PATRUCK42 SparkPoints: (10,596)
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8/1/12 9:19 P

Being an ER nurse for many years, I have seen a lot of damage to the body from the "latest diet." One person had exercised so hard, eaten only protein for who knows how long & damaged both kidneys.... Plus was so constipated, had to be sedated in order to digitally remove feces. The guy almost died. Read everything there is before you try it.
If it promises "to good to be true results." It's probably dangerous or a scam!
If it cost lots of money, It's probably a scam.
If it "just one pill a day for fantastic results" , probably a scam.
One of my dear friends, who is a nurse too, was actually under a doctor's care, suddenly depleted one of her electrolytes, it caused rapid decrease in heart rate, she ended up with a pacemaker, & her heart damage was NEVER reversed.
DO YOUR RESEARCH!! With the internet, no excuse for not doing your homework!

VHALKYRIE Posts: 2,214
8/1/12 9:12 P

RACKMYBRAINS: Interesting information. Thank you for sharing. Please feel free to address the rest of the context.

10,000 or 150,000 is a marginal within scope of 2.5 million years.

Edited by: VHALKYRIE at: 8/1/2012 (21:16)
AHAPPYLIFE SparkPoints: (107,411)
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8/1/12 8:52 P

ALXM530, I found the article interesting but if you follow some of his links & continue to research his data, you'll find at least one of his statements highly misleading. I only had time to check one out which was national geographic. Make sure you read through that article & follow the link provided at the end of the article.

8/1/12 8:41 P

Actually, recent evolutionary-anthropology research strongly supports that grains were used more than 30,000 years ago, and possibly as long ago as 150,000-200,000 years ago.

The 10,000 year thing is old information.

Edited by: RACKMYBRAINS at: 8/1/2012 (20:45)
VHALKYRIE Posts: 2,214
8/1/12 8:19 P

History of eating grains only goes back 10,000 years. Wheat is a grass - not a natural human diet. We can only eat it because it's been milled and cooked. Eating raw grain would be completely indigestible.

Same with legumes. Legumes are indigestible and toxic unless they are cooked. Heat destroys the toxins. They only became part of our diet after the advent of agriculture.

If you read the book "Wheat Belly", it tells you that the wheat we eat isn't even the same wheat our grandmothers ate. And it's not even close to the ancient wheat the Egyptians ate. Modern wheat has been modified for fast growth and high yield. Health effects were never tested.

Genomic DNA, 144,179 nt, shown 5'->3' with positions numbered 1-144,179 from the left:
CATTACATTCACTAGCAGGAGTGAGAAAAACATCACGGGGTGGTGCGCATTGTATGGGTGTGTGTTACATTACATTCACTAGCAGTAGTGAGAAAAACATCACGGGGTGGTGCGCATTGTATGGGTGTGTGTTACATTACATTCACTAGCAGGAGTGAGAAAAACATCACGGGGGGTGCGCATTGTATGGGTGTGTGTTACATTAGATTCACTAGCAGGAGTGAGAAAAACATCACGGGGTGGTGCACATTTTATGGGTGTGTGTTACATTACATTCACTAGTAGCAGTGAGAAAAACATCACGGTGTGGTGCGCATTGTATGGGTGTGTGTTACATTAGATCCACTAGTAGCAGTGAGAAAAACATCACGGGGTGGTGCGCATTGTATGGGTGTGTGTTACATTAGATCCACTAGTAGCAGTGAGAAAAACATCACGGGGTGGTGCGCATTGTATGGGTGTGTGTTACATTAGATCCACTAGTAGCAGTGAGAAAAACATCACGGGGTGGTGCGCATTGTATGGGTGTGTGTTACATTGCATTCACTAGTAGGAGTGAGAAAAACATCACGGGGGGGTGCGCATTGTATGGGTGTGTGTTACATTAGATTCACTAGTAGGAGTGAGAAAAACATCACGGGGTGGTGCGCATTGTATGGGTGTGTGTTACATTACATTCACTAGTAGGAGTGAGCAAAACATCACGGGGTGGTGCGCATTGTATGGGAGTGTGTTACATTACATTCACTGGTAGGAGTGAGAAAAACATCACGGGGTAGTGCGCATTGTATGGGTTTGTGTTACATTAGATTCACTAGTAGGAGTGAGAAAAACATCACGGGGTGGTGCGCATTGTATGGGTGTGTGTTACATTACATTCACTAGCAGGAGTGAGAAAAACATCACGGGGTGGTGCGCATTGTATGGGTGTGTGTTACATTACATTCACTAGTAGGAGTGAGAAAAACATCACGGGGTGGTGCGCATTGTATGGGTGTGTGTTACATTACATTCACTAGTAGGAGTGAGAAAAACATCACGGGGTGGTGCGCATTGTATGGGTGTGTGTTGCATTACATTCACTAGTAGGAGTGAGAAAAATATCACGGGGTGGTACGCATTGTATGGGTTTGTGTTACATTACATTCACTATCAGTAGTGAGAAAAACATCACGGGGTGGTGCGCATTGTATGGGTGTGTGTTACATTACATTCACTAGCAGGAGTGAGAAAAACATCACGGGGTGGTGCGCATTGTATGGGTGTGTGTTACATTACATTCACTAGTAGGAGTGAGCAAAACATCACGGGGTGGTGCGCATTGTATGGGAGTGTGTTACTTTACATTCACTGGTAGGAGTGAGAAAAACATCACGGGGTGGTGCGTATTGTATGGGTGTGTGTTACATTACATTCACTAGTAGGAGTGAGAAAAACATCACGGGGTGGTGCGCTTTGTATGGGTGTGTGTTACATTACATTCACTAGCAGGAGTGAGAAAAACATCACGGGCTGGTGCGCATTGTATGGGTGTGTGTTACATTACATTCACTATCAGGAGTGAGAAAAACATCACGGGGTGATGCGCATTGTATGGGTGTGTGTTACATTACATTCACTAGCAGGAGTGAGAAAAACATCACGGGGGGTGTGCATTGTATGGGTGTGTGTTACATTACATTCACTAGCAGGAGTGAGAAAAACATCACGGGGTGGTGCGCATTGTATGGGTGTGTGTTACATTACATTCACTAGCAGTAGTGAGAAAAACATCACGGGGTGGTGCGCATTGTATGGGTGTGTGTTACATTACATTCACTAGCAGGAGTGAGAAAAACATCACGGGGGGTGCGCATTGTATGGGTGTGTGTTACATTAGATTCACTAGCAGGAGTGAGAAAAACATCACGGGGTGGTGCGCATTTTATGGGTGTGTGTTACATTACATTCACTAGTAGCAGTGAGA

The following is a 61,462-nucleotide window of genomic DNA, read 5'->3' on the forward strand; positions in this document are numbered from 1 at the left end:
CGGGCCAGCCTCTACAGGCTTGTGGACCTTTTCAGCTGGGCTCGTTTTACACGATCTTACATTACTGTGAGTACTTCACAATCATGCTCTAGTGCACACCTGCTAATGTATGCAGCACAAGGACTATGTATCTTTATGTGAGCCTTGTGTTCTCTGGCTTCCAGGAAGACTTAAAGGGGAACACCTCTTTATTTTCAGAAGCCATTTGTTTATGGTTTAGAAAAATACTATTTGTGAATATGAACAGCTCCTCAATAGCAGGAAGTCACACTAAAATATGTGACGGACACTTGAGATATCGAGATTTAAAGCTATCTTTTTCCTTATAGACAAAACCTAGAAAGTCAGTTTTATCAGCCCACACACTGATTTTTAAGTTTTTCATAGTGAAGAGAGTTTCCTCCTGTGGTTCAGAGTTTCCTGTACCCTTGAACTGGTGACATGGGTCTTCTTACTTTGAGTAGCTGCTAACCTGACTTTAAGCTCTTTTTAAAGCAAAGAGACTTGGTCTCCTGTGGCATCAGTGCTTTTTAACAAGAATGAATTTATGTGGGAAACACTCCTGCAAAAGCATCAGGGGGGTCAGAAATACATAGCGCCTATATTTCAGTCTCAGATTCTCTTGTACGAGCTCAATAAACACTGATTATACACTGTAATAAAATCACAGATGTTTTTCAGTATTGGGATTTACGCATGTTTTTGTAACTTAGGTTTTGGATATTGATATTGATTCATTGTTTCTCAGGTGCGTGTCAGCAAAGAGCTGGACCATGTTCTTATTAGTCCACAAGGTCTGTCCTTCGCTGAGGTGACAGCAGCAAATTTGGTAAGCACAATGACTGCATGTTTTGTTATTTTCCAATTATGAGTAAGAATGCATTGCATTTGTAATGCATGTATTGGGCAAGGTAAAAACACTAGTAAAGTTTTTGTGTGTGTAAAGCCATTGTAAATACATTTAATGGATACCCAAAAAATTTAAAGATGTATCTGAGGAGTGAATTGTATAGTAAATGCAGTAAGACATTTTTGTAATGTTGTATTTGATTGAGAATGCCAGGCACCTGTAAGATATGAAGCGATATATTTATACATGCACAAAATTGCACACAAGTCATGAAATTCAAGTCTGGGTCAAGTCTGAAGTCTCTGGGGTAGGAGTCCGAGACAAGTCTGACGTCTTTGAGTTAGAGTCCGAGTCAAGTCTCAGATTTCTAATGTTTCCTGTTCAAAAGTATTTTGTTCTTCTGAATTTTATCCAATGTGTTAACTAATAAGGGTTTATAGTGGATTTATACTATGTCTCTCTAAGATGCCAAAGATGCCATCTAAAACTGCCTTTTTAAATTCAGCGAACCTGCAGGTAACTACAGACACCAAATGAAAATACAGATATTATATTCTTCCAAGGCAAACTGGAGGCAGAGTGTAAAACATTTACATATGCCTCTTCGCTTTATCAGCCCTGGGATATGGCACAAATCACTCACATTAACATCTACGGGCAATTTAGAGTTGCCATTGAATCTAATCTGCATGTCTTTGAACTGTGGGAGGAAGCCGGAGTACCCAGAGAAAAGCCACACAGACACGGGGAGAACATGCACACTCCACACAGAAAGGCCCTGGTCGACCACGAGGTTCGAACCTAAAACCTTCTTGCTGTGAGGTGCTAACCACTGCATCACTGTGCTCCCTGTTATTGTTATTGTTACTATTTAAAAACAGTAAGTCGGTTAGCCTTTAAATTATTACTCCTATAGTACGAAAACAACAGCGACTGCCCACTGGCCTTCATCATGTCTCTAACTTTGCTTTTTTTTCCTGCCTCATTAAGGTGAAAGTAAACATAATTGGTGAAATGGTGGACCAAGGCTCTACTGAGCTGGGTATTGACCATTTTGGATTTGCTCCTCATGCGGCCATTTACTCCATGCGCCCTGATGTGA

Edited by: VHALKYRIE at: 8/1/2012 (20:34)
MPLANE37 SparkPoints: (78,420)
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8/1/12 7:53 P

I think the evolutionary connection made between the modern humans and the cavemen is totally wrong in the Paleo diet.

Paleo diet was exclusively the diet of Neanderthals , which are extinct species closely related to humans. They were stronger, healthier and of larger build than modern humans. But they went extinct because they could not adapt.

Humans have a very long history of grains and legumes and vegetables and fruits, and little meat, by the way. It is likely that evolution favored those who could accommodate grains, legumes, vegetables and fruits.

On the other hand, modern humans have an extremely short history of refined carbs. No wonder they wreak havoc on our bodies.

JUSTBIRDY SparkPoints: (0)
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8/1/12 6:50 P

emoticon emoticon

8/1/12 5:28 P

I had to give up the caveman diet. My grocer ran out of cavemen. Now I'm humanitarian.

But seriously, I had to go on a diet very similar to this before "Paleo Diet" was ever heard of in order to get my immune system working again. This can be very beneficial for a lot of people, including people suffering from allergies. To understand how this works, spend some time, thought, and energy researching Leaky Gut Syndrome and how to heal it.

One tip, if a person has a wheat sensitivity, using Kamut can help. It's best to buy organic whole grains and grind them yourself; better yet to soak and sprout grains before using them.

RUSSELL_40 Posts: 16,826
8/1/12 11:58 A

I don't eat "Paleo ", which is just another name for low carb. I eat Atkins, around 30 net carbs a day, 1600 calories. I have been off and on plan for 2 months now, enjoying summer a bit too much. The result is 30 lb gain, and eating a lot more, because cravings returned. My cholesterol numbers went up to 142, from 125, and my LDL from 51 to 72. I was cheating about 3 days a week, eating Subway, or noodles, not chocolate. I also had some cereal instead of my normal 4 Jumbo eggs with 2 Tbsp. butter. So healthy , carby food. I even cut my total fat, and saturated fat dropped huge.